Thor Boucher, the principal of Monroe Elementary, is accustomed to aiding his staff, but he has never done it in the form of helping them pay their rent.
In his own checkbook on Wednesday, Boucher put in the date, recipient, amount, and signature of check No. 159.
Yuri Dominguez, one of his second-grade teachers, received a $4,500 cheque from the principal’s bank account in an act of irritation and compassion.
In light of the school district’s continuing payroll disaster precipitated by a January move to a new online system, Dominguez was unable to pay her rent on Thursday since the district failed to pay her at all in April, making her one of hundreds of victims.
The San Francisco Unified School District’s teachers and other employees have had to deal with many payroll problems for more than four months. Disruptions persist despite pledges by the district to rectify them.
To make matters worse, there is a severe financial gap due to dwindling enrollment and the appointment of three new board members after a successful recall. The district is also looking for a new superintendent to replace the departing one. After two years of scandal and instability, school board members expressed optimism that they might rebuild community confidence, but the payroll mess has only heightened tensions.
Problems with paychecks include underpayment or nonpayment for a month’s worth of labor, as in Dominguez’s instance. She added she’s also still missing half of her January salary after multiple emails, phone calls and escalation up the management chain.
It’s “dehumanizing to not get paid for work performed, but it’s even more demoralizing when no one recognizes it,” Boucher said, adding that he contacted the district this week, only to hear a tape claiming the individual was out of the office. That must be a great deal of work,” I’m sure. Is it any surprise that no one has reached out to us personally with compassion?”
In an effort to find a solution, dozens of teachers skipped a day of work on Wednesday to gather at district offices and queue up to speak with personnel from the payroll department in turn.
Around twenty-one members of the George Washington High School staff joined the protest, which went on all day, according to special education teacher Chris Clauss. “This was organized by average educators in the SFUSD who feel they have exhausted the traditional and expected methods of resolution,” Clauss said.
The payroll department will be bolstered by more workers, according to district officials.
The district’s EMPowerSF payroll system, developed at a cost of roughly $14 million by a vendor, went live in early January. It’s been described as having a “extremely high learning curve” for payroll personnel and everyone else who uses it, according to officials.
A total of 9,100 “tickets” were opened in the first 11 weeks of the system’s operation.
Multiple agencies must work together to resolve many of the problems, according to Deputy Superintendent Gentle Blythe.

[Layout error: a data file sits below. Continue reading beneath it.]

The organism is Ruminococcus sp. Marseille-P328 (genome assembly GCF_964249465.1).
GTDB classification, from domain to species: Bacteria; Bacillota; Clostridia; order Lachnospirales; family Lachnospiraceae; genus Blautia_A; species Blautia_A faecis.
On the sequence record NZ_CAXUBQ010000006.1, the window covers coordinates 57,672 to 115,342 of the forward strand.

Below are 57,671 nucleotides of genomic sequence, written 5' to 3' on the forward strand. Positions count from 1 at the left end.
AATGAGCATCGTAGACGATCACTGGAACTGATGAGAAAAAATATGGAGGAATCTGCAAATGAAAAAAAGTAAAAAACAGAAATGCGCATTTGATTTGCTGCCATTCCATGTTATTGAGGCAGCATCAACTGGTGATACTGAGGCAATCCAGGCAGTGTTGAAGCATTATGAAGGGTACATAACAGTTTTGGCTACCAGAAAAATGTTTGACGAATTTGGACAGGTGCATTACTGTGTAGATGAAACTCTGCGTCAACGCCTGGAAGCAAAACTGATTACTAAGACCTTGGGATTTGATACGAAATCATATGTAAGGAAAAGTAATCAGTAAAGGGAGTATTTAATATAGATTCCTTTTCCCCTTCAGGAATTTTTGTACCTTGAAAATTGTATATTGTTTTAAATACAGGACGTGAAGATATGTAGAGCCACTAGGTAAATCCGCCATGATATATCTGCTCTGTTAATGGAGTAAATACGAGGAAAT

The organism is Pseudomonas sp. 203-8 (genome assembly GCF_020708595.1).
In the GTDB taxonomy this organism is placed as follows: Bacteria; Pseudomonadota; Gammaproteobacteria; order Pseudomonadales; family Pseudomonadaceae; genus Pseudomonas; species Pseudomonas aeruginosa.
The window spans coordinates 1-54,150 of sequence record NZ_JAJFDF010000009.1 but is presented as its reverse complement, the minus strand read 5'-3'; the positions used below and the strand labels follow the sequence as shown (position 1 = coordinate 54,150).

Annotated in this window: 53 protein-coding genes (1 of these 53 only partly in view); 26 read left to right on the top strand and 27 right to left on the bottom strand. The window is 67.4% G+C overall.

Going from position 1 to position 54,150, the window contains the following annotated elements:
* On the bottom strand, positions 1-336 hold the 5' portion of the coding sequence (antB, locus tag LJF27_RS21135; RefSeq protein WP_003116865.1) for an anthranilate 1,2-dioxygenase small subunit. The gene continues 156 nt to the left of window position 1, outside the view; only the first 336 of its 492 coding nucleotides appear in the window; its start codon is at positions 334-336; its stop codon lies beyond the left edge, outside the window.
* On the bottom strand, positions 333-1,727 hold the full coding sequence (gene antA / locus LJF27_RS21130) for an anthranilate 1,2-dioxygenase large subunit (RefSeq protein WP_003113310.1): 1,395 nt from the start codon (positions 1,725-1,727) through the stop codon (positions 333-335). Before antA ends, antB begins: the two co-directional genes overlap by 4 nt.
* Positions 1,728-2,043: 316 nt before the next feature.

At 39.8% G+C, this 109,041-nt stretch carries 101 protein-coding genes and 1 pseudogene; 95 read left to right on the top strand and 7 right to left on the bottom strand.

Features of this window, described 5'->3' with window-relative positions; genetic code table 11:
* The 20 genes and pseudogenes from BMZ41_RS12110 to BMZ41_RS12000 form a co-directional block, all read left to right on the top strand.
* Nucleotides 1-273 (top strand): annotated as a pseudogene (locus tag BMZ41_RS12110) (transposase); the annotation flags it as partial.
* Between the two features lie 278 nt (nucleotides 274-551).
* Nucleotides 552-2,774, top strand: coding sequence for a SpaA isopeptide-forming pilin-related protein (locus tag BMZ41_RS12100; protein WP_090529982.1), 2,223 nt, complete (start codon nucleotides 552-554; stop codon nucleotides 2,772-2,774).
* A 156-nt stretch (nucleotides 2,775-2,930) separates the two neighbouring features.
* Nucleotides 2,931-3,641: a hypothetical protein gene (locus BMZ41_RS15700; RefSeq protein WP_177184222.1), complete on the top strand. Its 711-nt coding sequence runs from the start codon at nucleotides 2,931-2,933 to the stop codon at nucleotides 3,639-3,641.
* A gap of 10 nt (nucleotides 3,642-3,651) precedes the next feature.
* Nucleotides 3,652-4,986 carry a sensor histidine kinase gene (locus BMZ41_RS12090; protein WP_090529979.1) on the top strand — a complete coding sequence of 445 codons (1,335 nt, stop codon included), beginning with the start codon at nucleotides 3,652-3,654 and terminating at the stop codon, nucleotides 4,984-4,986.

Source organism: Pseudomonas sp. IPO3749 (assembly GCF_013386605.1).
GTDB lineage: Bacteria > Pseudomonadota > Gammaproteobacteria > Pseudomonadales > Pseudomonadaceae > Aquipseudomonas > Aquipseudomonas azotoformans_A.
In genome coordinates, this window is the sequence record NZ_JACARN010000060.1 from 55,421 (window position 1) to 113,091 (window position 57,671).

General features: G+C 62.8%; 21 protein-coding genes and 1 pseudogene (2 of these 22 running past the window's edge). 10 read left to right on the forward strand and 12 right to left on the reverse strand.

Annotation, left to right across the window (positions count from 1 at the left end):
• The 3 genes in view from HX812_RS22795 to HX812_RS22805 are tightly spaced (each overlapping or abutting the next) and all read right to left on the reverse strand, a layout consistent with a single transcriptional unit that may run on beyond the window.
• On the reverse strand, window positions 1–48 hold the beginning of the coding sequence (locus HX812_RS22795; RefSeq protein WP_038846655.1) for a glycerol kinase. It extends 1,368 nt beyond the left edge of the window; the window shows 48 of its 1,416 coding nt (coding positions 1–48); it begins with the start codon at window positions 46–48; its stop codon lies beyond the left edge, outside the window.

SFUSD “truly apologizes for the numerous unanticipated problems that employees are coping with throughout the EMPowerSF transition,” she stated. “All of our district’s employees will get their overdue wages.”
By signing a contract on March 17th, San Francisco Unified School District administrators and labor union leaders committed to resolve payroll concerns within three days if an employee followed correct procedures, or to pay interest on the remainder. In addition, any costs incurred as a result of missing payments, including as overdrafts, would be reimbursed.
There are at least several instances when it hasn’t been the case. According to the teachers’ union, the situation is hastening the exodus of qualified personnel.
San Francisco Unified School District has to “make things right,” a United Educators of San Francisco spokesperson said in a statement. “We will be attending the school board meeting on May 10th to hold them responsible,” Amanda Hart added.
Although a teacher just earned maternity leave, according to Boucher, she hasn’t had a child in two years. A third employee hasn’t received a salary since February, when the payroll system amalgamated her and another employee with the same name into one.
Teachers are suffering from mental anguish, which has a negative influence on their work, according to him.
It’s impossible for a teacher to provide his or her students the education they need if they don’t get paid and are unable to pay their expenses.
District authorities announced on Wednesday that a check for Dominguez’s past-due April and January wages had been cut and shipped to him the day before.
It’s not the first time he’s heard that a check is on its way, but it’s the first time he’s actually received the money.
As a bilingual Spanish immersion instructor who was due money for half of the month, Dominguez says she made a request in January.
“I was being patient. I was understanding,” she said.
Days passed into weeks, which turned into months. In February and March, Dominguez received his wages in full, but in April, he received nothing.
When she finally agreed to the loan, she said that she appreciated her principal’s support. The thought of owing him such a large sum of money will keep her up at night.
It’s Dominguez’s responsibility to pay the rent by tomorrow, he added. “I needs to pay my bills. It’s my pay. I worked. I’m entitled to it. I shouldn’t have to beg them to pay me.”